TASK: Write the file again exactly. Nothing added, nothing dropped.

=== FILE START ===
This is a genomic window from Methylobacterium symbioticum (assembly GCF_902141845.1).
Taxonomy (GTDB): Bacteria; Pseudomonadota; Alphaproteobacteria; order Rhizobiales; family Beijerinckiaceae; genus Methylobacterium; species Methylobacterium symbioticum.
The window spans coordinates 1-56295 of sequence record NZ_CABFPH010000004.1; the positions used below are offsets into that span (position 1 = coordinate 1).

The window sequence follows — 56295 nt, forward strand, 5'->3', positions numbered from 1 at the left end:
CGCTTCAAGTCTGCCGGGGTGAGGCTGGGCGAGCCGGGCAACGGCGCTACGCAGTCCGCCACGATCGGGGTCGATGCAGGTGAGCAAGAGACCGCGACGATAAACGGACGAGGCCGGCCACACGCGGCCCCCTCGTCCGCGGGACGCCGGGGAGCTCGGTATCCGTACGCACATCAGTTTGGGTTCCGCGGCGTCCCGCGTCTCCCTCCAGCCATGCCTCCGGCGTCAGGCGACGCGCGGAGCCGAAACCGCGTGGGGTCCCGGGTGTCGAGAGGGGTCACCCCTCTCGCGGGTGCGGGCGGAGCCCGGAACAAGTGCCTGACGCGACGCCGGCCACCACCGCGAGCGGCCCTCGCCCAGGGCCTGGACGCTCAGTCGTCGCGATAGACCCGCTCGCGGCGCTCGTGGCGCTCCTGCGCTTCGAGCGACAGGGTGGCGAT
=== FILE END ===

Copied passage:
This is a genomic window from Methylobacterium symbioticum (assembly GCF_902141845.1).
Taxonomy (GTDB): Bacteria; Pseudomonadota; Alphaproteobacteria; order Rhizobiales; family Beijerinckiaceae; genus Methylobacterium; species Methylobacterium symbioticum.
The window spans coordinates 1-56295 of sequence record NZ_CABFPH010000004.1; the positions used below are offsets into that span (position 1 = coordinate 1).

The window sequence follows — 56295 nt, forward strand, 5'->3', positions numbered from 1 at the left end:
CGCTTCAAGTCTGCCGGGGTGAGGCTGGGCGAGCCGGGCAACGGCGCTACGCAGTCCGCCACGATCGGGGTCGATGCAGGTGAGCAAGAGACCGCGACGATAAACGGACGAGGCCGGCCACACGCGGCCCCCTCGTCCGCGGGACGCCGGGGAGCTCGGTATCCGTACGCACATCAGTTTGGGTTCCGCGGCGTCCCGCGTCTCCCTCCAGCCATGCCTCCGGCGTCAGGCGACGCGCGGAGCCGAAACCGCGTGGGGTCCCGGGTGTCGAGAGGGGTCACCCCTCTCGCGGGTGCGGGCGGAGCCCGGAACAAGTGCCTGACGCGACGCCGGCCACCACCGCGAGCGGCCCTCGCCCAGGGCCTGGACGCTCAGTCGTCGCGATAGACCCGCTCGCGGCGCTCGTGGCGCTCCTGCGCTTCGAGCGACAGGGTGGCGAT